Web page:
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Use of Cholesterol-Fighting Drugs Soars in Just 5 Years But Increase Varies by Race and Ethnicity

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AHRQ News and Numbers

Release date: September 27, 2005

The proportion of the Medicare population using statins—prescription drugs that help reduce cholesterol and other fatty substances in the blood—more than doubled between 1997 and 2002, according to the Federal Agency for Healthcare Research and Quality.

  • In 1997, just under 12 percent of the 38 million Medicare beneficiaries—4.4 million persons—used at least one statin drug.
  • By 2002, roughly 27 percent of the 41 million Medicare beneficiaries, or 11 million individuals, used the drugs. The statistics do not include Medicare patients in nursing homes or other institutional settings.
  • AHRQ's Medical Expenditure Panel Survey (MEPS) found that the increase in use of these drugs was not always uniform.
    • Hispanic Medicare beneficiaries had the least increase in use, from roughly 11 percent in 1997 to about 18 percent in 2002.
    • In contrast, use among white beneficiaries grew from about 12 percent to 28.5 percent during the same period.
    • Use among black Medicare beneficiaries tripled—going from roughly 7 percent to about 21 percent.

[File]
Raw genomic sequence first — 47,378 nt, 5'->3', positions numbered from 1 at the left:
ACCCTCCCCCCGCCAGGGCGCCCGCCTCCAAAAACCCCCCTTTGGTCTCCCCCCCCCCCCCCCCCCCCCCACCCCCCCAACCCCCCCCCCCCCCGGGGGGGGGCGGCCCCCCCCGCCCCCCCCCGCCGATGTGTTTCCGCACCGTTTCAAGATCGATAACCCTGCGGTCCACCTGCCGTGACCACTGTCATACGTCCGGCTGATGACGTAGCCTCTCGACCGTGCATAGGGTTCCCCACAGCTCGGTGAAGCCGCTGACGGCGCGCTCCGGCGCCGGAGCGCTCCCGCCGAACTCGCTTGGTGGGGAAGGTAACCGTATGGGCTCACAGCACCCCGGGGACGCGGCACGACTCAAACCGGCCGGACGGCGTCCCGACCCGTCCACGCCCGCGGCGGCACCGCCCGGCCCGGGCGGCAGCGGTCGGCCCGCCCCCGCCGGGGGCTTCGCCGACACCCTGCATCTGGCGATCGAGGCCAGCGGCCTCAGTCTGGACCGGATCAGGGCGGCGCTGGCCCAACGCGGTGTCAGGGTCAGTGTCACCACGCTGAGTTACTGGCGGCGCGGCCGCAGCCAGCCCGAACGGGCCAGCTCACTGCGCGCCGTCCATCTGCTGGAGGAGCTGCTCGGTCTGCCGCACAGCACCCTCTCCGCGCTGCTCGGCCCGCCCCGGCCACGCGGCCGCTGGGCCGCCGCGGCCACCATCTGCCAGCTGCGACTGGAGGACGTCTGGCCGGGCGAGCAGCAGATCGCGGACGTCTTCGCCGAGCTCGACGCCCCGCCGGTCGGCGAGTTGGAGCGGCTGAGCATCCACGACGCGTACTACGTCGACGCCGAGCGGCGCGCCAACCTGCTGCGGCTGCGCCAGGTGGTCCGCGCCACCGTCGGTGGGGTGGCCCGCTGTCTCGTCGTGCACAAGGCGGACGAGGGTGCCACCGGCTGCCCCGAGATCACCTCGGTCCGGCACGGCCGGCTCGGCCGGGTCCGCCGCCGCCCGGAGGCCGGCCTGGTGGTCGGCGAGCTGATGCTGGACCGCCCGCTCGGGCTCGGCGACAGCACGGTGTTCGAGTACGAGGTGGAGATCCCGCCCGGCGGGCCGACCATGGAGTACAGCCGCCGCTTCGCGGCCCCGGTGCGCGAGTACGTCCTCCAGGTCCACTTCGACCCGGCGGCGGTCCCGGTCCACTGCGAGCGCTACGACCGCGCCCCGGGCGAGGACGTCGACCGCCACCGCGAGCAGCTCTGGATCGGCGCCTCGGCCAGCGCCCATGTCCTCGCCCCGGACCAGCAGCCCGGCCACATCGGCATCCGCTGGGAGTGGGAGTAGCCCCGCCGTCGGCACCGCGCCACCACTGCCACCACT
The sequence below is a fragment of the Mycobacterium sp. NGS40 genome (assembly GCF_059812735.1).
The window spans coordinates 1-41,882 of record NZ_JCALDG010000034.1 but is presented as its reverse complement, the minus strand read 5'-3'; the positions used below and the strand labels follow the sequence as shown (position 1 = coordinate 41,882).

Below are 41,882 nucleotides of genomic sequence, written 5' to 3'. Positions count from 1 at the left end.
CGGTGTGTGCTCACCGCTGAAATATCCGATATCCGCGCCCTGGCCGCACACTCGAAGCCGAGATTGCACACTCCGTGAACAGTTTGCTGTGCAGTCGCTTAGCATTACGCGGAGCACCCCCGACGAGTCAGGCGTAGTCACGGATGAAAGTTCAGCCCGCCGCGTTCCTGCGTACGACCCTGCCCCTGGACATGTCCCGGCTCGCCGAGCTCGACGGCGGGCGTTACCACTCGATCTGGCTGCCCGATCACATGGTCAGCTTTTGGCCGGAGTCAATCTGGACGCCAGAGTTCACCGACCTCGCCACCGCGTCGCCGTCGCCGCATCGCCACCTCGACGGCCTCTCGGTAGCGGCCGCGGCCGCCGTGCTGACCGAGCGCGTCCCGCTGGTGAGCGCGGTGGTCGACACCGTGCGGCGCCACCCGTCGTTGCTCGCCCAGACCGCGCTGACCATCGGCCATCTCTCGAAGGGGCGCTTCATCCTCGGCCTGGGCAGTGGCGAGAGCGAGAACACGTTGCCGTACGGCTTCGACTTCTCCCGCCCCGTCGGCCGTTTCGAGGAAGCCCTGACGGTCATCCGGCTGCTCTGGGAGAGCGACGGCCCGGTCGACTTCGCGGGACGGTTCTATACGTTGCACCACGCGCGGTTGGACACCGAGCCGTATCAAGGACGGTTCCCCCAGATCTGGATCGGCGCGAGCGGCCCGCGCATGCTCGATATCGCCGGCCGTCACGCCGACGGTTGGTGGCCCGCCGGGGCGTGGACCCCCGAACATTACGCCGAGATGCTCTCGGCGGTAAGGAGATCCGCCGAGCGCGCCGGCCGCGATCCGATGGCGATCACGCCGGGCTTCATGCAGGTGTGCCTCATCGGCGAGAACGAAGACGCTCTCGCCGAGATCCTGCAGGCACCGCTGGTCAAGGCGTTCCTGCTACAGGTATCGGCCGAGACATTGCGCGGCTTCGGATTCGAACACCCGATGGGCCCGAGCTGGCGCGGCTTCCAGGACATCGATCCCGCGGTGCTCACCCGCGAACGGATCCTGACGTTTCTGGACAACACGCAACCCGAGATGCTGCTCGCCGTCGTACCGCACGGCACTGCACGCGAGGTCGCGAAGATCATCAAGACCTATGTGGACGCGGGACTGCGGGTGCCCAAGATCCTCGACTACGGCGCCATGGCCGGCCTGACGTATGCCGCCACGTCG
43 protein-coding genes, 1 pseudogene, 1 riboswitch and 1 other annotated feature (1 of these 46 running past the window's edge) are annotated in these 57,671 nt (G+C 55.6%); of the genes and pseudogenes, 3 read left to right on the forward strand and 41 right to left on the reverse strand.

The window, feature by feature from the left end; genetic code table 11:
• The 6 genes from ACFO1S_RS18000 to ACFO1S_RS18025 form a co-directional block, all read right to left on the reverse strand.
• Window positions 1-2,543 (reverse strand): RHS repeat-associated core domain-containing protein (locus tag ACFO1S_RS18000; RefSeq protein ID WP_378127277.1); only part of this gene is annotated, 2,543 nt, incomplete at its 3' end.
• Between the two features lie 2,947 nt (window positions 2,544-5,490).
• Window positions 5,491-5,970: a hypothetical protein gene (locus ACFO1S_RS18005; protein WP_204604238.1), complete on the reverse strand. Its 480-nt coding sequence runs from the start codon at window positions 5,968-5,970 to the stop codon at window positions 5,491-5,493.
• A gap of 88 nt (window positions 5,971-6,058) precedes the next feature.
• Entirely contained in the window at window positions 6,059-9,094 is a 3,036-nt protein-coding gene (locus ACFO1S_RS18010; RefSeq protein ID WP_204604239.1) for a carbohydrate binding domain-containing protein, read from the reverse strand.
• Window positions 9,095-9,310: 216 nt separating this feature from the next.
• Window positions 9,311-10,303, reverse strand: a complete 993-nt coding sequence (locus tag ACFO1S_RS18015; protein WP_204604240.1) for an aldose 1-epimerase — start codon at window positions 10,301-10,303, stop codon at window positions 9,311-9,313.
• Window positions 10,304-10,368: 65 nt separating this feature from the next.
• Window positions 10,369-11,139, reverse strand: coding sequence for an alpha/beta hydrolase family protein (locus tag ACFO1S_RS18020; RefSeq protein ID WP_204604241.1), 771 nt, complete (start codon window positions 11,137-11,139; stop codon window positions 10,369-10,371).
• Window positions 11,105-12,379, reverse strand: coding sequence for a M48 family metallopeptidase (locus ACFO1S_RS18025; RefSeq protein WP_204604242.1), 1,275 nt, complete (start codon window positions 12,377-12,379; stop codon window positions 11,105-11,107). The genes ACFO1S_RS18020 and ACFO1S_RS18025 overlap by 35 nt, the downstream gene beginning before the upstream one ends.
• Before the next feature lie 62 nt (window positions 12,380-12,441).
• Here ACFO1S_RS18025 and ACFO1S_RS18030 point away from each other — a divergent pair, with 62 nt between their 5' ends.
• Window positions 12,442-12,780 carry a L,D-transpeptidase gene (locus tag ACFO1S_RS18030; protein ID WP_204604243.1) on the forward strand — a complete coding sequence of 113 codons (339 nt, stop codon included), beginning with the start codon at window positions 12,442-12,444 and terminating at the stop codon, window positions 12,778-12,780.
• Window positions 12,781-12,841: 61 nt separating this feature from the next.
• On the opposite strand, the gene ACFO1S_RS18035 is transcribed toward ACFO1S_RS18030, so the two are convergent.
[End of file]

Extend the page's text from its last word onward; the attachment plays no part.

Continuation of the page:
• When MEPS survey experts examined the use of statins by the roughly 19 million Americans, age 18 and older, who received treatment for high cholesterol in 2002, they found that nearly 82 percent—approximately 16 million persons—were using at least one of these drugs.
  • Statin use by Hispanic adults treated for high cholesterol trailed that of white and black adults. About 70 percent of such Hispanic patients used at least one statin in 2002, compared with about 82 percent of whites and nearly 86 percent of black patients.

This AHRQ News and Numbers uses findings from two new MEPS Statistical Briefs—Trends in Statin Use in the Civilian Non-Institutionalized Medicare Population, 1997 and 2002: Statistical Brief No. 97, and Statin Use among Persons 18 and Older in the U.S. Civilian Non-Institutionalized Population Reported as Receiving Medical Care for the Treatment of High Cholesterol, 2002: Statistical Brief No 95.

These MEPS Statistical Briefs can be found on AHRQ's Web site at: http://meps.ahrq.gov/mepsweb/data_stats/publications.jsp, along with a third analysis—Statin Use in the Civilian Non-Institutionalized Medicare Population in 2002: Statistical Brief No. 96.


 

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